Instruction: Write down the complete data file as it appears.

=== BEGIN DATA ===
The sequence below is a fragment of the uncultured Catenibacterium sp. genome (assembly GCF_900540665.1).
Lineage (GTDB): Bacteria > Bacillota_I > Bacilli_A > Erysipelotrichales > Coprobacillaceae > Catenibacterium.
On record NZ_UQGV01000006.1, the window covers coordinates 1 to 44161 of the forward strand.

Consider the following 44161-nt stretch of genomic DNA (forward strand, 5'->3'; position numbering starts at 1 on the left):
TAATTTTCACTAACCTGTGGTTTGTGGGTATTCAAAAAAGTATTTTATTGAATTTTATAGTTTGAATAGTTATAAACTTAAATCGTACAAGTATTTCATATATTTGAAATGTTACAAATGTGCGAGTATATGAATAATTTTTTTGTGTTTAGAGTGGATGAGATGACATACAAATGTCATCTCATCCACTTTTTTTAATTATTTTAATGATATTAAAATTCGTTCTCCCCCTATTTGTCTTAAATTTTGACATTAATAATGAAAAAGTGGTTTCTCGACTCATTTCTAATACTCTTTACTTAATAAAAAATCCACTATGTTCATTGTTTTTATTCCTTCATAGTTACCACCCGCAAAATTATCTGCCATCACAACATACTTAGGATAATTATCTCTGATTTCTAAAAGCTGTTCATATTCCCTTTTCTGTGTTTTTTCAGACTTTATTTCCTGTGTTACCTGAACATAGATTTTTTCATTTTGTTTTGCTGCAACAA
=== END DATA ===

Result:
The sequence below is a fragment of the uncultured Catenibacterium sp. genome (assembly GCF_900540665.1).
Lineage (GTDB): Bacteria > Bacillota_I > Bacilli_A > Erysipelotrichales > Coprobacillaceae > Catenibacterium.
On record NZ_UQGV01000006.1, the window covers coordinates 1 to 44161 of the forward strand.

Consider the following 44161-nt stretch of genomic DNA (forward strand, 5'->3'; position numbering starts at 1 on the left):
TAATTTTCACTAACCTGTGGTTTGTGGGTATTCAAAAAAGTATTTTATTGAATTTTATAGTTTGAATAGTTATAAACTTAAATCGTACAAGTATTTCATATATTTGAAATGTTACAAATGTGCGAGTATATGAATAATTTTTTTGTGTTTAGAGTGGATGAGATGACATACAAATGTCATCTCATCCACTTTTTTTAATTATTTTAATGATATTAAAATTCGTTCTCCCCCTATTTGTCTTAAATTTTGACATTAATAATGAAAAAGTGGTTTCTCGACTCATTTCTAATACTCTTTACTTAATAAAAAATCCACTATGTTCATTGTTTTTATTCCTTCATAGTTACCACCCGCAAAATTATCTGCCATCACAACATACTTAGGATAATTATCTCTGATTTCTAAAAGCTGTTCATATTCCCTTTTCTGTGTTTTTTCAGACTTTATTTCCTGTGTTACCTGAACATAGATTTTTTCATTTTGTTTTGCTGCAACAA